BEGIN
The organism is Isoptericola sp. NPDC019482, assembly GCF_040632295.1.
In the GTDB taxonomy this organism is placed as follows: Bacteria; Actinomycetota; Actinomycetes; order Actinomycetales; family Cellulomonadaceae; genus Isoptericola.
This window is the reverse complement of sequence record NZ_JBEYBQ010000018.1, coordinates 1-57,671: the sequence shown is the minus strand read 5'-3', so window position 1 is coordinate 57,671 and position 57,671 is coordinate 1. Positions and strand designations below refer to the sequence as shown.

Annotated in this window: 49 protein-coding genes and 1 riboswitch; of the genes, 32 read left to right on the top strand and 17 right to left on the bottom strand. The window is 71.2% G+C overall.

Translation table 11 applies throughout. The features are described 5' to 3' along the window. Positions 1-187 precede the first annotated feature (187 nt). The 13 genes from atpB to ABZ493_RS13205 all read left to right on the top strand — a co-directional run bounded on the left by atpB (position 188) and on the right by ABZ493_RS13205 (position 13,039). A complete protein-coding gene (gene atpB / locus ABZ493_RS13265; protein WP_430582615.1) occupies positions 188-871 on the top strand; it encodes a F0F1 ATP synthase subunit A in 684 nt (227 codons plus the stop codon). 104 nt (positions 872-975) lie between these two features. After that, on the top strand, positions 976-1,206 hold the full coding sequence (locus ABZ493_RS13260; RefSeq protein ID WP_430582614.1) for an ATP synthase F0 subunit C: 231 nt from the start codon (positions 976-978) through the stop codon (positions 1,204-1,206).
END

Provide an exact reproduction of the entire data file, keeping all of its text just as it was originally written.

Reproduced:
The organism is Isoptericola sp. NPDC019482, assembly GCF_040632295.1.
In the GTDB taxonomy this organism is placed as follows: Bacteria; Actinomycetota; Actinomycetes; order Actinomycetales; family Cellulomonadaceae; genus Isoptericola.
This window is the reverse complement of sequence record NZ_JBEYBQ010000018.1, coordinates 1-57,671: the sequence shown is the minus strand read 5'-3', so window position 1 is coordinate 57,671 and position 57,671 is coordinate 1. Positions and strand designations below refer to the sequence as shown.

Annotated in this window: 49 protein-coding genes and 1 riboswitch; of the genes, 32 read left to right on the top strand and 17 right to left on the bottom strand. The window is 71.2% G+C overall.

Translation table 11 applies throughout. The features are described 5' to 3' along the window. Positions 1-187 precede the first annotated feature (187 nt). The 13 genes from atpB to ABZ493_RS13205 all read left to right on the top strand — a co-directional run bounded on the left by atpB (position 188) and on the right by ABZ493_RS13205 (position 13,039). A complete protein-coding gene (gene atpB / locus ABZ493_RS13265; protein WP_430582615.1) occupies positions 188-871 on the top strand; it encodes a F0F1 ATP synthase subunit A in 684 nt (227 codons plus the stop codon). 104 nt (positions 872-975) lie between these two features. After that, on the top strand, positions 976-1,206 hold the full coding sequence (locus ABZ493_RS13260; RefSeq protein ID WP_430582614.1) for an ATP synthase F0 subunit C: 231 nt from the start codon (positions 976-978) through the stop codon (positions 1,204-1,206).